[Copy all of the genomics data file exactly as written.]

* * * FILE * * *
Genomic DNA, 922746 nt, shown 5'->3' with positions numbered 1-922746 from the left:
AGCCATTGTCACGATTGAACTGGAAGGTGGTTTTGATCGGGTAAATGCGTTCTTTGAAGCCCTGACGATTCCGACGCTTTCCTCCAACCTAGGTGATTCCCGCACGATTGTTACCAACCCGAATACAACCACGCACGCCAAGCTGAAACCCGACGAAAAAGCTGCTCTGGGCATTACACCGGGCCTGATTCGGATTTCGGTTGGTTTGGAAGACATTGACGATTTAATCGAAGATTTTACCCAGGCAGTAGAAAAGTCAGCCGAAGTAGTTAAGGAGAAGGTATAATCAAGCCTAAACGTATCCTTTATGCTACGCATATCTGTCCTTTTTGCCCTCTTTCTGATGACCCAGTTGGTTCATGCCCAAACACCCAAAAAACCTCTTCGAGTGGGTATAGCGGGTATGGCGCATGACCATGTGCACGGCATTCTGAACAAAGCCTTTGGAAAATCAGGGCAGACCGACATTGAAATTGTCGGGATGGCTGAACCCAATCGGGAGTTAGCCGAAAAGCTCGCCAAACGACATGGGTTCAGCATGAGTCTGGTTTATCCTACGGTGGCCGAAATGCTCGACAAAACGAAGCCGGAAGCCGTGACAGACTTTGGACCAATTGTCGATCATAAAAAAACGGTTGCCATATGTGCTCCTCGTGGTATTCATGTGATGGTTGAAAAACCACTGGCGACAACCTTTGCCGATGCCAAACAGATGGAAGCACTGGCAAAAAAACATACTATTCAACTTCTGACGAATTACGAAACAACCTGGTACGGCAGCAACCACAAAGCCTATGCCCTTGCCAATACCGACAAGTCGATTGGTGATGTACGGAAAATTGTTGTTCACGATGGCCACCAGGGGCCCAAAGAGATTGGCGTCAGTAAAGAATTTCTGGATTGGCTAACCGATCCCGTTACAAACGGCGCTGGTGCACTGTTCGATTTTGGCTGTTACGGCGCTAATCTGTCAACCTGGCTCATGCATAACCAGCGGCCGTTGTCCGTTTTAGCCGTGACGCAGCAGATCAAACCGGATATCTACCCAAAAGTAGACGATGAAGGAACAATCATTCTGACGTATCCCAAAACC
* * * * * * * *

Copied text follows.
Genomic DNA, 922746 nt, shown 5'->3' with positions numbered 1-922746 from the left:
AGCCATTGTCACGATTGAACTGGAAGGTGGTTTTGATCGGGTAAATGCGTTCTTTGAAGCCCTGACGATTCCGACGCTTTCCTCCAACCTAGGTGATTCCCGCACGATTGTTACCAACCCGAATACAACCACGCACGCCAAGCTGAAACCCGACGAAAAAGCTGCTCTGGGCATTACACCGGGCCTGATTCGGATTTCGGTTGGTTTGGAAGACATTGACGATTTAATCGAAGATTTTACCCAGGCAGTAGAAAAGTCAGCCGAAGTAGTTAAGGAGAAGGTATAATCAAGCCTAAACGTATCCTTTATGCTACGCATATCTGTCCTTTTTGCCCTCTTTCTGATGACCCAGTTGGTTCATGCCCAAACACCCAAAAAACCTCTTCGAGTGGGTATAGCGGGTATGGCGCATGACCATGTGCACGGCATTCTGAACAAAGCCTTTGGAAAATCAGGGCAGACCGACATTGAAATTGTCGGGATGGCTGAACCCAATCGGGAGTTAGCCGAAAAGCTCGCCAAACGACATGGGTTCAGCATGAGTCTGGTTTATCCTACGGTGGCCGAAATGCTCGACAAAACGAAGCCGGAAGCCGTGACAGACTTTGGACCAATTGTCGATCATAAAAAAACGGTTGCCATATGTGCTCCTCGTGGTATTCATGTGATGGTTGAAAAACCACTGGCGACAACCTTTGCCGATGCCAAACAGATGGAAGCACTGGCAAAAAAACATACTATTCAACTTCTGACGAATTACGAAACAACCTGGTACGGCAGCAACCACAAAGCCTATGCCCTTGCCAATACCGACAAGTCGATTGGTGATGTACGGAAAATTGTTGTTCACGATGGCCACCAGGGGCCCAAAGAGATTGGCGTCAGTAAAGAATTTCTGGATTGGCTAACCGATCCCGTTACAAACGGCGCTGGTGCACTGTTCGATTTTGGCTGTTACGGCGCTAATCTGTCAACCTGGCTCATGCATAACCAGCGGCCGTTGTCCGTTTTAGCCGTGACGCAGCAGATCAAACCGGATATCTACCCAAAAGTAGACGATGAAGGAACAATCATTCTGACGTATCCCAAAACC